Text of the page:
End of the affair as Ange and Nick go their separate ways
by David Gow
The liaison turned out to be trop dangéreuse. On Wednesday, after a slow-burning affair of almost five years, Nicolas broke off with Angela. She won’t, after all, pledge her troth at public rallies during his re-election campaign.Merkozy, c’est fini. Cue the theme of ‘Un Homme et Une Femme’.
But this is not a standard chiclit romance gone wrong: beneath the surface lie deep tensions as both leaders fight for their political lives and for a social and political vision of Europe. His open embrace of an anti-Muslim, anti-immigrant platform in order to filch back stray votes from Marine Le Pen appears to have paid off: he’s rising in the polls on a threat to pull France out of the passport-free Schengen zone. Not a runner in today’s Germany.
Least of all in North-Rhine Westphalia, Germany’s most populous federal state and home to a large Turkish minority, where the social democrat premier has called a snap election over budget cuts after the parliament in Düsseldorf threw out her minority “red-green” government’s spending plans. Merkel and her advisers have instantly made plain that the election will be about “sound money”, fiscal rectitude as the FT explains. The snap election, likely to be held in early May, is seen as a harbinger of next year’s general election as the FAZ explains. If Merkel loses and Red-Green wins majority power, it will be another savage political blow after the debacle over the resignation of the federal president.
Merkel has previously said that, as she and Sarko belong to the same political grouping, the EPP, she supports him “no matter what he does or says.” No more: the differences between the two are huge and out in the open. For a sardonic but detailed analysis see the EU Observer. In France, certainly until now, the pro-growth, tax-the-rich policies of socialist Francois Hollande have been winning majority support in opinion polls on the outcome of the second round in the presidential elections, forcing Sarko on the back foot on the economy.
Interestingly enough, the “divorce” is not a big media story in either France or Germany. The German media are going with the snap election, with Frank-Walter Steinmeier, SPD parliamentary leader, setting out the EU, ratification of the fiscal pact, youth unemployment, pro-growth investment in recession-hit countries as key issues in a Spiegel interview. Le Figaro, utterly pro-Sarko, dismisses it in three pars on its website.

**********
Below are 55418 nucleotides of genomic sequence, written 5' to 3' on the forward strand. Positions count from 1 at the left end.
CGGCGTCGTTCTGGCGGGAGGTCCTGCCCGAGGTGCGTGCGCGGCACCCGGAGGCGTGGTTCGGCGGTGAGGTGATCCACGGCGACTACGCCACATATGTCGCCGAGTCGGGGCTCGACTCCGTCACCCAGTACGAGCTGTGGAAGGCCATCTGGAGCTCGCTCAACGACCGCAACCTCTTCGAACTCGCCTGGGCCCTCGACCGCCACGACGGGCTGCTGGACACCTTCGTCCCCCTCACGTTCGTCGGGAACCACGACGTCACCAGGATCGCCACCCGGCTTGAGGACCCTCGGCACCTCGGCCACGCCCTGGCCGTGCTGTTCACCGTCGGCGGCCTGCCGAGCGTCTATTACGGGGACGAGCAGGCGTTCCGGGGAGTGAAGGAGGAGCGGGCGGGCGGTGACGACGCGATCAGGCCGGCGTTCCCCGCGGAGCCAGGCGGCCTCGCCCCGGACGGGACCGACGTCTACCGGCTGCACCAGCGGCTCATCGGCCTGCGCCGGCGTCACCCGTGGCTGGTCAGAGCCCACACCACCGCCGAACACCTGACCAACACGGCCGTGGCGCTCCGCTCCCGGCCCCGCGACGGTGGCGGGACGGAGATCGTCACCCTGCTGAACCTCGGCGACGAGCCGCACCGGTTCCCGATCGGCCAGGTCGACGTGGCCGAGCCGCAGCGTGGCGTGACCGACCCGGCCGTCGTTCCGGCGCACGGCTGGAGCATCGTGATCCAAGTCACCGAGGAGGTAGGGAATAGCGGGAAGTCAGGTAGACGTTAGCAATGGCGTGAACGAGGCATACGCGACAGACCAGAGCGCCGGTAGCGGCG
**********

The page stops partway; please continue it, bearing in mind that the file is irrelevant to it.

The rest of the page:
CREDIT STATUS THREAT
Instead, the “foreign” media prefer the idea that the UK’s AAA credit status has been put on negative watch for a second time – this time by (Paris-based) Fitch. Lots of Schadenfreude of course after the euro zone countries being lectured by Gordon and now Dave/George about the errors of their ways… See both Le Figaro of France, and Germany’s FAZ.
The treasury spins the Fitch note as a warning of the dangers of abandoning the deficit-cut strategy and the credibility it wins. Ed Balls, shadow chancellor, gave a Newsnight interview last night exposing Labour’s chaotic thinking on the issue: credit rating agencies are normally wrong, especially when Labour is in power, but act as a weathervane when the Tories are…
Heather Stewart spells out the real message – the Chancellor’s dilemma – in a piece for the Guardian. As Nucleus has highlighted before: there’s a real battle going on in Europe about the right road to growth and it’s coming to a head.
LONDON TOP DOG
Not all bad news though, with a report from consulting firm KPMG and Greater Paris Investment Agency finding that London remains the top city in the world for foreign investment, ahead of New York, and Chinese powerhouses Shanghai and Hong Kong. Dave/George will be pleased.
Dr. Thieß Peterse for the Bertelsmann Stiftung - Stability has a price
Daniel Furby and Phillip Souta for Business for New Europe - BNE report on Scotland fact not “fantasy”
Carsten Volkery in Spiegel - Eurozone split over Financial Transaction Tax
Phil Gordon in E!Sharp - The United States and Europe: Meeting global challenges
Tuesday 20th March - 20th anniversary of the European Community Humanitarian aid Office
Tuesday 20th – Wednesday 21st March - Conference on the common agricultural policy – 50 years
Thursday 22nd March - Conference on the EU budget beyond 2013
Thursday 22nd – Friday 23rd March - Meeting of the Foreign Affairs Council (Ministers for Defence)
Thursday 22nd – Friday 23rd March - 5th European summit of regions and cities